By Bryan Simonaire
State Senator, District 31
Occasionally through these articles, I try to give you a peek into one or more aspects of being a senator in Annapolis. This time I will focus on the competing forces vying for our representation in Annapolis.
I wonder how many people feel as if their government is primarily focused on their best interest. I can tell you one of the reasons I entered the Senate was because I wanted to restore the voice of the people and give them confidence that their representative was there for them.
Sadly, most people probably feel that politicians look out for themselves first, then their political party, then their constituents. Honestly, during my time in Annapolis, I have found that most members of the General Assembly are trying to represent their constituents. However, I have learned that when the interests of their political leadership collides with their constituents’ interest, many politicians side with their party leadership.
I recall one senator who was a good friend and also the swing vote on an important issue. I approached the senator and said, “We could really use your vote on this issue, especially since this legislation hurts your constituents.” The reality of politics became so evident to me that day when I heard the response: “I know, but leadership is pressuring me so much. I have to vote for the bill.”
I know it frustrates you, but can you imagine how frustrating it is for us as well?
I will share one more recent example that is both encouraging and disheartening at the same time.
We were in committee voting this year when a new senator of the majority party questioned why things were done a particular way. He asked why county election boards would have a majority membership based on who won the governor’s race. He suggested an amendment to base the board majority on each county’s voter registration. For example, his district was overwhelmingly Democrat, but Republicans had control of his Board of Elections since Governor Hogan won. Also, places like Garrett County that always vote Republican had Democrats controlling the elections board when Governor O’Malley won.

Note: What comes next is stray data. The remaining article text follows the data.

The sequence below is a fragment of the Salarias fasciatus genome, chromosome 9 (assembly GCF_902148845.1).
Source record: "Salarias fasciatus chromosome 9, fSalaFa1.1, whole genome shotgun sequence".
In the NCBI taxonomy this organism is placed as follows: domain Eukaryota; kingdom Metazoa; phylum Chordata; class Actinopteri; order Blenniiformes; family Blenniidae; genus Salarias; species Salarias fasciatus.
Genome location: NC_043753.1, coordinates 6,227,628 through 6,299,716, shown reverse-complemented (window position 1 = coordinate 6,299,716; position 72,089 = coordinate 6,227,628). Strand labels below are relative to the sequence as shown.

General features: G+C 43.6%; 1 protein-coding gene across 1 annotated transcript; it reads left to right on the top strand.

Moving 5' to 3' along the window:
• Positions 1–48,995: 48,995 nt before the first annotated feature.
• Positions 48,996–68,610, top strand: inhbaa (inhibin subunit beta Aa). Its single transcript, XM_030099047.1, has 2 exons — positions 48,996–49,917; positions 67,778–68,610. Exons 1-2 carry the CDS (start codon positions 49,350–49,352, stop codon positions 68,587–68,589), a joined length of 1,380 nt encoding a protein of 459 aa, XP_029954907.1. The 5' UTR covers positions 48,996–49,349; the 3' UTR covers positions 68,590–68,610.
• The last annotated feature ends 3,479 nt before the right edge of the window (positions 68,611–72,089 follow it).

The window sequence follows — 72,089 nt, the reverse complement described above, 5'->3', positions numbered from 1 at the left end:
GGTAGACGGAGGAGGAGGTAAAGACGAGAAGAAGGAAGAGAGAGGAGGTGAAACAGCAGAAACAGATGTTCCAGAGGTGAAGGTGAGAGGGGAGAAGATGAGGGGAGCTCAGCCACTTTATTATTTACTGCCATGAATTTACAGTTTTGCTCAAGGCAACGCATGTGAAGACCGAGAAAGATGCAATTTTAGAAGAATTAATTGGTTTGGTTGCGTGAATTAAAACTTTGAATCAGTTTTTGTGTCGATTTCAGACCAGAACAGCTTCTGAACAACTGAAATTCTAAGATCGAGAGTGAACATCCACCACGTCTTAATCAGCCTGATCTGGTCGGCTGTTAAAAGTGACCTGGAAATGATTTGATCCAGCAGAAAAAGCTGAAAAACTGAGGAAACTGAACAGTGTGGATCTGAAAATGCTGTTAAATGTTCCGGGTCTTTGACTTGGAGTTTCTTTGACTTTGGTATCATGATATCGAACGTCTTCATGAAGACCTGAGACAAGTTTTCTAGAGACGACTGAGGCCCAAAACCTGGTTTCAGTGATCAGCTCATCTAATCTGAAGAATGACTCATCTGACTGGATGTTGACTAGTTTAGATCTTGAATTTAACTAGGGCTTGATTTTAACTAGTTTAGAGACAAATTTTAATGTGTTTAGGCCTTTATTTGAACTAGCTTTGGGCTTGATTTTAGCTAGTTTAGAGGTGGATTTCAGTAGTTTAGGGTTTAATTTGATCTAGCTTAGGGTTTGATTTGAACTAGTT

The new senator was told that Democrats normally win the governor’s race, so it benefits Democrats the most. They further clarified that his idea would give up control in all the Republican areas of the state when a Democrat won governor again. He still said, “… But it’s a matter of fairness” and pushed the amendment (known as a “rookie” mistake).
I supported his argument and suggested if we are looking for fairness, this amendment was a great idea for the people. However, if you were voting simply based on what’s best for the majority party in Maryland, you would vote against it. Predictably, party won the day — no other Democrat voted for the amendment.
After the vote, I encouraged the new senator to guard his sense of fairness for the people, because leadership would work to squash such “independent thinking.”
It was a moment of kindred spirits between a Republican senator and a Democrat senator.
Trust me, numerous legislators in Annapolis fight for you independent of pressure from leadership. With your voice, we will continue to push to be a government of the people, by the people and for the people.
If I can be of any assistance or if you would like to comment on this article, contact me at firstname.lastname@example.org or call my office at 410-841-3658.